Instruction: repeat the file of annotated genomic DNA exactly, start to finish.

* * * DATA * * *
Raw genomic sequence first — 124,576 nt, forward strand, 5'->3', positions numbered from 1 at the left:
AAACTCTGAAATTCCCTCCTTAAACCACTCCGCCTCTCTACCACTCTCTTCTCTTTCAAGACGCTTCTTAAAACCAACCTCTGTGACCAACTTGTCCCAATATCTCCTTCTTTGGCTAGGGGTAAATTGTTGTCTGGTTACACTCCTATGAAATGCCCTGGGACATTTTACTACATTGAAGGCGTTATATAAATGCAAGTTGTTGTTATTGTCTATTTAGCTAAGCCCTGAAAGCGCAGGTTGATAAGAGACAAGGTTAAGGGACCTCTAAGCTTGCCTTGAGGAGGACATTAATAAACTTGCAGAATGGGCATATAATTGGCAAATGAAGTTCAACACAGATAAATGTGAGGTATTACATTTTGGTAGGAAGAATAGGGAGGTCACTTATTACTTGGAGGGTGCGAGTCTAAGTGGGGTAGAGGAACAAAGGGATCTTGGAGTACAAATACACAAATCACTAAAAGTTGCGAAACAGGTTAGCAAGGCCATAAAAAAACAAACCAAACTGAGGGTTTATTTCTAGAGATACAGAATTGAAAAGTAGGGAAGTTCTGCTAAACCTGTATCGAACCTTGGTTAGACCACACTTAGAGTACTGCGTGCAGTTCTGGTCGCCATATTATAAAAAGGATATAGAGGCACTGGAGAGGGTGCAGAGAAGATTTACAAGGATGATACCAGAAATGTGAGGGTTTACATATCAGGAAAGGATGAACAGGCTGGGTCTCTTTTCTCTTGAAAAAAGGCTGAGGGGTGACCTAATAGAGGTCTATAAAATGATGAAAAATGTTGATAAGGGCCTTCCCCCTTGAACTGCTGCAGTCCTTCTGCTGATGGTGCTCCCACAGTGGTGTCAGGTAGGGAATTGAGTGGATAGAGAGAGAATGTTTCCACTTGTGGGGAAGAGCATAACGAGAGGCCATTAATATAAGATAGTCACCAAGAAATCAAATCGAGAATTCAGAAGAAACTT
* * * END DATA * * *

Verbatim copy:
Raw genomic sequence first — 124,576 nt, forward strand, 5'->3', positions numbered from 1 at the left:
AAACTCTGAAATTCCCTCCTTAAACCACTCCGCCTCTCTACCACTCTCTTCTCTTTCAAGACGCTTCTTAAAACCAACCTCTGTGACCAACTTGTCCCAATATCTCCTTCTTTGGCTAGGGGTAAATTGTTGTCTGGTTACACTCCTATGAAATGCCCTGGGACATTTTACTACATTGAAGGCGTTATATAAATGCAAGTTGTTGTTATTGTCTATTTAGCTAAGCCCTGAAAGCGCAGGTTGATAAGAGACAAGGTTAAGGGACCTCTAAGCTTGCCTTGAGGAGGACATTAATAAACTTGCAGAATGGGCATATAATTGGCAAATGAAGTTCAACACAGATAAATGTGAGGTATTACATTTTGGTAGGAAGAATAGGGAGGTCACTTATTACTTGGAGGGTGCGAGTCTAAGTGGGGTAGAGGAACAAAGGGATCTTGGAGTACAAATACACAAATCACTAAAAGTTGCGAAACAGGTTAGCAAGGCCATAAAAAAACAAACCAAACTGAGGGTTTATTTCTAGAGATACAGAATTGAAAAGTAGGGAAGTTCTGCTAAACCTGTATCGAACCTTGGTTAGACCACACTTAGAGTACTGCGTGCAGTTCTGGTCGCCATATTATAAAAAGGATATAGAGGCACTGGAGAGGGTGCAGAGAAGATTTACAAGGATGATACCAGAAATGTGAGGGTTTACATATCAGGAAAGGATGAACAGGCTGGGTCTCTTTTCTCTTGAAAAAAGGCTGAGGGGTGACCTAATAGAGGTCTATAAAATGATGAAAAATGTTGATAAGGGCCTTCCCCCTTGAACTGCTGCAGTCCTTCTGCTGATGGTGCTCCCACAGTGGTGTCAGGTAGGGAATTGAGTGGATAGAGAGAGAATGTTTCCACTTGTGGGGAAGAGCATAACGAGAGGCCATTAATATAAGATAGTCACCAAGAAATCAAATCGAGAATTCAGAAGAAACTT